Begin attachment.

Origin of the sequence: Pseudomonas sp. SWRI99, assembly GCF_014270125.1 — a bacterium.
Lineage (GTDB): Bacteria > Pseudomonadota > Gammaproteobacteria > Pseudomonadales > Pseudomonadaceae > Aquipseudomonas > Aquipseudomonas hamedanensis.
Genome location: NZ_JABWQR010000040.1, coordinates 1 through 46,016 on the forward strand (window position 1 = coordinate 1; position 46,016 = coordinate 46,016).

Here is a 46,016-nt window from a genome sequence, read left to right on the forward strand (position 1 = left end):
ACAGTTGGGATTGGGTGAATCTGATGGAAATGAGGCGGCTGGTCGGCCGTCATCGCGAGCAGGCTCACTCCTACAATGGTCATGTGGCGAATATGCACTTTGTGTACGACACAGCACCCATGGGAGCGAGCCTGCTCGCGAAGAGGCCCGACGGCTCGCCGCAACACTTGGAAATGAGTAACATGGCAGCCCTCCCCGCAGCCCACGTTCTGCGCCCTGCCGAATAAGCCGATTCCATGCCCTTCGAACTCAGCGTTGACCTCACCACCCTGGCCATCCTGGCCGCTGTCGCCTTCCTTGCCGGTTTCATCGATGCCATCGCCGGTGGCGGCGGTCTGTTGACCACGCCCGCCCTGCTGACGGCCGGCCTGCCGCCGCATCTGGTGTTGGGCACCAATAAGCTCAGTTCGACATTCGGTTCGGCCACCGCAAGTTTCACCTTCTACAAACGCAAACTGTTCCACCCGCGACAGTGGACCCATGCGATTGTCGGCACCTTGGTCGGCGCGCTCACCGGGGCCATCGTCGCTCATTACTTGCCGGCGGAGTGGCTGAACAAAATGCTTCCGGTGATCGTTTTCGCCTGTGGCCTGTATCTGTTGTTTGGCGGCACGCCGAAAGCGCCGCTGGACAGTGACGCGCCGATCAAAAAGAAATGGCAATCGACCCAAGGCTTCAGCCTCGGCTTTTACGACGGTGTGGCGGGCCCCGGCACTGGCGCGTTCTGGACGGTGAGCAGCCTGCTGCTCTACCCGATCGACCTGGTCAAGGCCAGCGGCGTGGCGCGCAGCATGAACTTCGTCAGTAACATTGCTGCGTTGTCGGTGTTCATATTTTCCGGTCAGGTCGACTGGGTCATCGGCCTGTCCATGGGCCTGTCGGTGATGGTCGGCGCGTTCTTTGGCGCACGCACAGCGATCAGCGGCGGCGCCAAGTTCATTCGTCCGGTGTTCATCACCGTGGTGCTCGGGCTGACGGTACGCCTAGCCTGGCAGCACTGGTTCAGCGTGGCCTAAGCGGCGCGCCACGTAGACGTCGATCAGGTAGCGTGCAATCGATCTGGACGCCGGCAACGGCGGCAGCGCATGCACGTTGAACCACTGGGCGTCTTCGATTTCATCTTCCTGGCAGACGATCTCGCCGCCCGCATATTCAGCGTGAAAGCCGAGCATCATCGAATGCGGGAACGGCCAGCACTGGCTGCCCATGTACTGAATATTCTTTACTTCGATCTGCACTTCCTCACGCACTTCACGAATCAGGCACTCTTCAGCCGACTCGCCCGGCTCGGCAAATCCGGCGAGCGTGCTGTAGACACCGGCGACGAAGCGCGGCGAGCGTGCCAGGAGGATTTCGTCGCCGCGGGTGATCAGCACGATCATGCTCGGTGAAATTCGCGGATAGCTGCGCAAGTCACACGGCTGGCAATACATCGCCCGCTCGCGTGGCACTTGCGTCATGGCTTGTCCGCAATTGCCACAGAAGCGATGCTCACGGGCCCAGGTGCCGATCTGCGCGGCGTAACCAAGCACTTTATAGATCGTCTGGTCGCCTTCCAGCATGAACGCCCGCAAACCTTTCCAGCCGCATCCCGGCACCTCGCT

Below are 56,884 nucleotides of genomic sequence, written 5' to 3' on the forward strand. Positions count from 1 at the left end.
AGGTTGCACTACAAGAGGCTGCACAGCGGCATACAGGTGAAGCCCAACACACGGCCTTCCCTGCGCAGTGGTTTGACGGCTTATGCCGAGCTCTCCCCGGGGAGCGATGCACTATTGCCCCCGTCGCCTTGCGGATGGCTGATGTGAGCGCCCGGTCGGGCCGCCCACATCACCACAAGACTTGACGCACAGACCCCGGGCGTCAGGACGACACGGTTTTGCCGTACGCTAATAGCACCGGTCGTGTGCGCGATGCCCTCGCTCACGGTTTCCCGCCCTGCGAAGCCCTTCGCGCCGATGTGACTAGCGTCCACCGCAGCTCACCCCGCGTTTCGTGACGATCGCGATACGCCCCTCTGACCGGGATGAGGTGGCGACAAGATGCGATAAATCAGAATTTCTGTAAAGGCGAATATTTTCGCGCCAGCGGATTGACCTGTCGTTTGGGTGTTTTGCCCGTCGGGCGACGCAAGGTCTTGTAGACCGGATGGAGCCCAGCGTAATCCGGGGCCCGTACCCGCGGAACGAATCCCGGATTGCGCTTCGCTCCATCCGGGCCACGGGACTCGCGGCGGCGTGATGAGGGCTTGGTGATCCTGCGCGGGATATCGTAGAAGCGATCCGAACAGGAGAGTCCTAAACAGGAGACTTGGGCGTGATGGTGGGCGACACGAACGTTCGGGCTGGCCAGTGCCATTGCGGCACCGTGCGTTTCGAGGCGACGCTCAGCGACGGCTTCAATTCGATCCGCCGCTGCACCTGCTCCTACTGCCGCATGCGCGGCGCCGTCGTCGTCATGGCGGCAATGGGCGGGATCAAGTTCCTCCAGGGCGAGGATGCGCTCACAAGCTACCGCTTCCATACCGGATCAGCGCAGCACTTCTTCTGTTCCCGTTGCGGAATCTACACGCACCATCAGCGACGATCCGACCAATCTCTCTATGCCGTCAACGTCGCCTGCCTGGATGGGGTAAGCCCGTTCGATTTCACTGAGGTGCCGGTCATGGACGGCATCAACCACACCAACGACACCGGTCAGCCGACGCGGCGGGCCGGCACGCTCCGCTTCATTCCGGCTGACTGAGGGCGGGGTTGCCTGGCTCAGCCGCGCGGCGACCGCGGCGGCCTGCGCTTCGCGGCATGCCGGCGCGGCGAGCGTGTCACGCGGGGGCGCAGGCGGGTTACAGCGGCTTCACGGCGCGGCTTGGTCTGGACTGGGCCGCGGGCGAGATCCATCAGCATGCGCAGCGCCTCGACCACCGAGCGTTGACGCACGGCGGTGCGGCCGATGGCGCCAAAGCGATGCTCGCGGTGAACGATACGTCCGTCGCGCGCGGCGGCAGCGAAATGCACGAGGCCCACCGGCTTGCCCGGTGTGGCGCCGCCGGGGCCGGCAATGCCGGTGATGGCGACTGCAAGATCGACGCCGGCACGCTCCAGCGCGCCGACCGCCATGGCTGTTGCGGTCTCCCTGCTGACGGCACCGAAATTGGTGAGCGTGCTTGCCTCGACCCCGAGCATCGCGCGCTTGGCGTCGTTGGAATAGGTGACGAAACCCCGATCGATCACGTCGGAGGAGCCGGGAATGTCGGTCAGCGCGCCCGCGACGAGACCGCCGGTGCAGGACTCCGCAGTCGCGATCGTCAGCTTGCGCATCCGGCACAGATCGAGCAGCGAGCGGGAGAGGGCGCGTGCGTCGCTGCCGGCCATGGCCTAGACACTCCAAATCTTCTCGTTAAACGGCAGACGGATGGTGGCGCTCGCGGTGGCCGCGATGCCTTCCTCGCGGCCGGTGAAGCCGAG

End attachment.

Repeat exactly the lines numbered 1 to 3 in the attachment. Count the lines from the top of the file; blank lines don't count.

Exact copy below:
Origin of the sequence: Pseudomonas sp. SWRI99, assembly GCF_014270125.1 — a bacterium.
Lineage (GTDB): Bacteria > Pseudomonadota > Gammaproteobacteria > Pseudomonadales > Pseudomonadaceae > Aquipseudomonas > Aquipseudomonas hamedanensis.
Genome location: NZ_JABWQR010000040.1, coordinates 1 through 46,016 on the forward strand (window position 1 = coordinate 1; position 46,016 = coordinate 46,016).